We have already encountered the biblical theme of the “covenant” on the First Sunday of Lent. The liturgy of this Sunday places before us the renowned “New Covenant” of Jeremiah. The “New Covenant” appears for the first time in the book of Jeremiah. In the New Testament the phrase “New Covenant” appears in Luke 22:20, I Corinthians 11:25; 2 Corinthians 3:6, and twice in the Letter to the Hebrews 8:8-13; 9:15. This short oracle has been justly called “one of the profoundest and most moving passages in the entire Bible.”
The New Covenant will be different from the one which previous generations had broken. It will be written on people’s hearts, not just on stones, like the Ten Commandments. In other words, we will always carry with us the stipulations of the New Covenant with us and it will become part of our being. Two characteristics of the New Covenant are to be noted. First, people need not be encouraged to know God, because all will know him. Secondly, God will forgive the sins of the people in a new and decisive way.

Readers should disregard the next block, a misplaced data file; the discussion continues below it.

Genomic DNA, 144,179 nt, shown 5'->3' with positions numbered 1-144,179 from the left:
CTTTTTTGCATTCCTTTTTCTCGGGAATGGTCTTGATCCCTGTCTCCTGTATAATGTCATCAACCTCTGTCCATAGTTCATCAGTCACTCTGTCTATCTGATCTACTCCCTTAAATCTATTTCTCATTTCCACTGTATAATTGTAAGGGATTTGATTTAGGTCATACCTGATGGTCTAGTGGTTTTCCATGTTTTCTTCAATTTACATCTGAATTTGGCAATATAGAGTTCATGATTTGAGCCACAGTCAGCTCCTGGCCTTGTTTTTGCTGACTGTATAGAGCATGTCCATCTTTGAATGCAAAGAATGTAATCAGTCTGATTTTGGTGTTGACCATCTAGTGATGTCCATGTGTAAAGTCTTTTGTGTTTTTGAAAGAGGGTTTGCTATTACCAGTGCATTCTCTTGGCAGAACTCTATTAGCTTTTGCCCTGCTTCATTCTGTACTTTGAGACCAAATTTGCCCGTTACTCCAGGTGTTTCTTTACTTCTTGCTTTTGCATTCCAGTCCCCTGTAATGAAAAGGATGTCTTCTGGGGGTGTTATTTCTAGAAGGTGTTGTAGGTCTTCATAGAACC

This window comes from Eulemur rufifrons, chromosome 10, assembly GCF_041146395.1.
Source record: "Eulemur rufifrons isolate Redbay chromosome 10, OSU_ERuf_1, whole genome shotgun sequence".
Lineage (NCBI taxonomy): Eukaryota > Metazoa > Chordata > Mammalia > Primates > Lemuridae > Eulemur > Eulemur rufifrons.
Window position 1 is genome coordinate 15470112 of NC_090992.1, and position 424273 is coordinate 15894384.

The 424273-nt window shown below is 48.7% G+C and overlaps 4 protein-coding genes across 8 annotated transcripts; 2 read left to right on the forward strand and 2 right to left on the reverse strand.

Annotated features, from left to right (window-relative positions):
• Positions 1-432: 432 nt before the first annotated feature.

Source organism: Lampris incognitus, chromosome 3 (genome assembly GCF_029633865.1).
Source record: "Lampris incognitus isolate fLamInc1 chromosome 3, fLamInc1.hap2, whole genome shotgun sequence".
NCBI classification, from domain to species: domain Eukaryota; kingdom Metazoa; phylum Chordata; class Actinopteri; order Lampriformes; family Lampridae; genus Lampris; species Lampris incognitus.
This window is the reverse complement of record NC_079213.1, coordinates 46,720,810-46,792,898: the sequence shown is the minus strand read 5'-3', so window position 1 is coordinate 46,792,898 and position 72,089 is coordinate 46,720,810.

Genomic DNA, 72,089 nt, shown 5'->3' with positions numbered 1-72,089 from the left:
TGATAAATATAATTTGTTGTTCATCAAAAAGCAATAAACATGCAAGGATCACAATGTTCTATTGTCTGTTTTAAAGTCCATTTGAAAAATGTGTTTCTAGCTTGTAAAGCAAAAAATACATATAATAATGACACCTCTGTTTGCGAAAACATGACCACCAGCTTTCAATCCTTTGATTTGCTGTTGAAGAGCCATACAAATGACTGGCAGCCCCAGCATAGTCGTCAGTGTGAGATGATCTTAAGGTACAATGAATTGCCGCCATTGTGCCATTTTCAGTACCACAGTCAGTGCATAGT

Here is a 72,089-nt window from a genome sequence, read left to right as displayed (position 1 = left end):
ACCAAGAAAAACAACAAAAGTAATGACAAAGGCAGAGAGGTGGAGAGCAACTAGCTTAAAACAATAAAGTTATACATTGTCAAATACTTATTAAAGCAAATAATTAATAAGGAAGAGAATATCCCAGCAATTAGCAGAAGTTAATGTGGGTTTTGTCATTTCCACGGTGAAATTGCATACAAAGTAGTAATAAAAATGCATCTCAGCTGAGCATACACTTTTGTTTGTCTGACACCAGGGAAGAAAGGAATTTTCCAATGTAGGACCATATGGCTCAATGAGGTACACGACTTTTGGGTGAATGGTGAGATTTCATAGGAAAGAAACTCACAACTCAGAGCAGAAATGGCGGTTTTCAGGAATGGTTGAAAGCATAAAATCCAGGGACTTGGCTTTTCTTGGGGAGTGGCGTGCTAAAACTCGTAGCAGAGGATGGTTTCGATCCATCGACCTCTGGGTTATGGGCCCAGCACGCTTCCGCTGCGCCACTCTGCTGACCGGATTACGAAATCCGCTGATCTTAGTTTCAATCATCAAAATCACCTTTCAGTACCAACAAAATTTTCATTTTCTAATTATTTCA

The belief in a new covenant existed among the Essenes of Qumran, but it was the Christian Church that laid real claim to Jeremiah’s promise, establishing the New Covenant finally as its charter of faith. The New Covenant will be more than a renewed Mosaic covenant, such as those formalized in the plains of Moab (Deut 5:2-3; 28:69), at Shechem (Joshua 24), or in Jerusalem at the climax of the Josianic reform (2 Kings 23). It is really a “New” covenant, one that marks a new beginning in divine-human relationship and one which is grounded in a wholly new act of divine grace, i.e., the forgiveness of sins. It is to be noted that, the forgiveness of sins did not undergird the Mosaic covenant, in fact, it played no part at all in the covenant’s understanding. The act of divine grace undergirding the Mosaic covenant was the deliverance from Egypt (Exod 20:2; Deut 5:6).